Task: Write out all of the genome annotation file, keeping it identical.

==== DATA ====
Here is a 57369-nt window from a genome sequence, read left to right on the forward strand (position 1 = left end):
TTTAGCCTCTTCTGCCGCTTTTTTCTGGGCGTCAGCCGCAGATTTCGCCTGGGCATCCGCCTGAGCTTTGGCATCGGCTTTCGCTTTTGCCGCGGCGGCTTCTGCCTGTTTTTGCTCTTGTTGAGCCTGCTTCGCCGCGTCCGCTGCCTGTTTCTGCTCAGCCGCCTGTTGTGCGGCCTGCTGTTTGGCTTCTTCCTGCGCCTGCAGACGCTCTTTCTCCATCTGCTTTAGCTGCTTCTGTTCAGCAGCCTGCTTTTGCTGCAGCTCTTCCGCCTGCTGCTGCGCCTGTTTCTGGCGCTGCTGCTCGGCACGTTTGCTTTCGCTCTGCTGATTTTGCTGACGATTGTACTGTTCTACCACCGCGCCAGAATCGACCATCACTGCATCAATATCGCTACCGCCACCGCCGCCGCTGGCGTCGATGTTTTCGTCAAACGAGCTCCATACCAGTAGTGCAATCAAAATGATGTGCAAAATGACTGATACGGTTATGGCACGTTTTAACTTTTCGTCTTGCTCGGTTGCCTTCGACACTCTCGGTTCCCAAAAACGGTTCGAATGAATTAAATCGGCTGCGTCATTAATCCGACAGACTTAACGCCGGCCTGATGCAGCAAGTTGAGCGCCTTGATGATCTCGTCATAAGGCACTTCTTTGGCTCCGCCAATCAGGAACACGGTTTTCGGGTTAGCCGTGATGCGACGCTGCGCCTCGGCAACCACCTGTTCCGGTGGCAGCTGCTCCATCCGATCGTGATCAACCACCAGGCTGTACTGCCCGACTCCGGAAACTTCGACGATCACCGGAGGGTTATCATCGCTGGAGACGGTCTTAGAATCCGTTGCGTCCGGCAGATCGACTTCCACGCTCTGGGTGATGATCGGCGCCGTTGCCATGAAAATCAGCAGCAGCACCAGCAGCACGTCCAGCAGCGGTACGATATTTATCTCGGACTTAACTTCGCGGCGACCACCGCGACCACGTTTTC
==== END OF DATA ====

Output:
Here is a 57369-nt window from a genome sequence, read left to right on the forward strand (position 1 = left end):
TTTAGCCTCTTCTGCCGCTTTTTTCTGGGCGTCAGCCGCAGATTTCGCCTGGGCATCCGCCTGAGCTTTGGCATCGGCTTTCGCTTTTGCCGCGGCGGCTTCTGCCTGTTTTTGCTCTTGTTGAGCCTGCTTCGCCGCGTCCGCTGCCTGTTTCTGCTCAGCCGCCTGTTGTGCGGCCTGCTGTTTGGCTTCTTCCTGCGCCTGCAGACGCTCTTTCTCCATCTGCTTTAGCTGCTTCTGTTCAGCAGCCTGCTTTTGCTGCAGCTCTTCCGCCTGCTGCTGCGCCTGTTTCTGGCGCTGCTGCTCGGCACGTTTGCTTTCGCTCTGCTGATTTTGCTGACGATTGTACTGTTCTACCACCGCGCCAGAATCGACCATCACTGCATCAATATCGCTACCGCCACCGCCGCCGCTGGCGTCGATGTTTTCGTCAAACGAGCTCCATACCAGTAGTGCAATCAAAATGATGTGCAAAATGACTGATACGGTTATGGCACGTTTTAACTTTTCGTCTTGCTCGGTTGCCTTCGACACTCTCGGTTCCCAAAAACGGTTCGAATGAATTAAATCGGCTGCGTCATTAATCCGACAGACTTAACGCCGGCCTGATGCAGCAAGTTGAGCGCCTTGATGATCTCGTCATAAGGCACTTCTTTGGCTCCGCCAATCAGGAACACGGTTTTCGGGTTAGCCGTGATGCGACGCTGCGCCTCGGCAACCACCTGTTCCGGTGGCAGCTGCTCCATCCGATCGTGATCAACCACCAGGCTGTACTGCCCGACTCCGGAAACTTCGACGATCACCGGAGGGTTATCATCGCTGGAGACGGTCTTAGAATCCGTTGCGTCCGGCAGATCGACTTCCACGCTCTGGGTGATGATCGGCGCCGTTGCCATGAAAATCAGCAGCAGCACCAGCAGCACGTCCAGCAGCGGTACGATATTTATCTCGGACTTAACTTCGCGGCGACCACCGCGACCACGTTTTC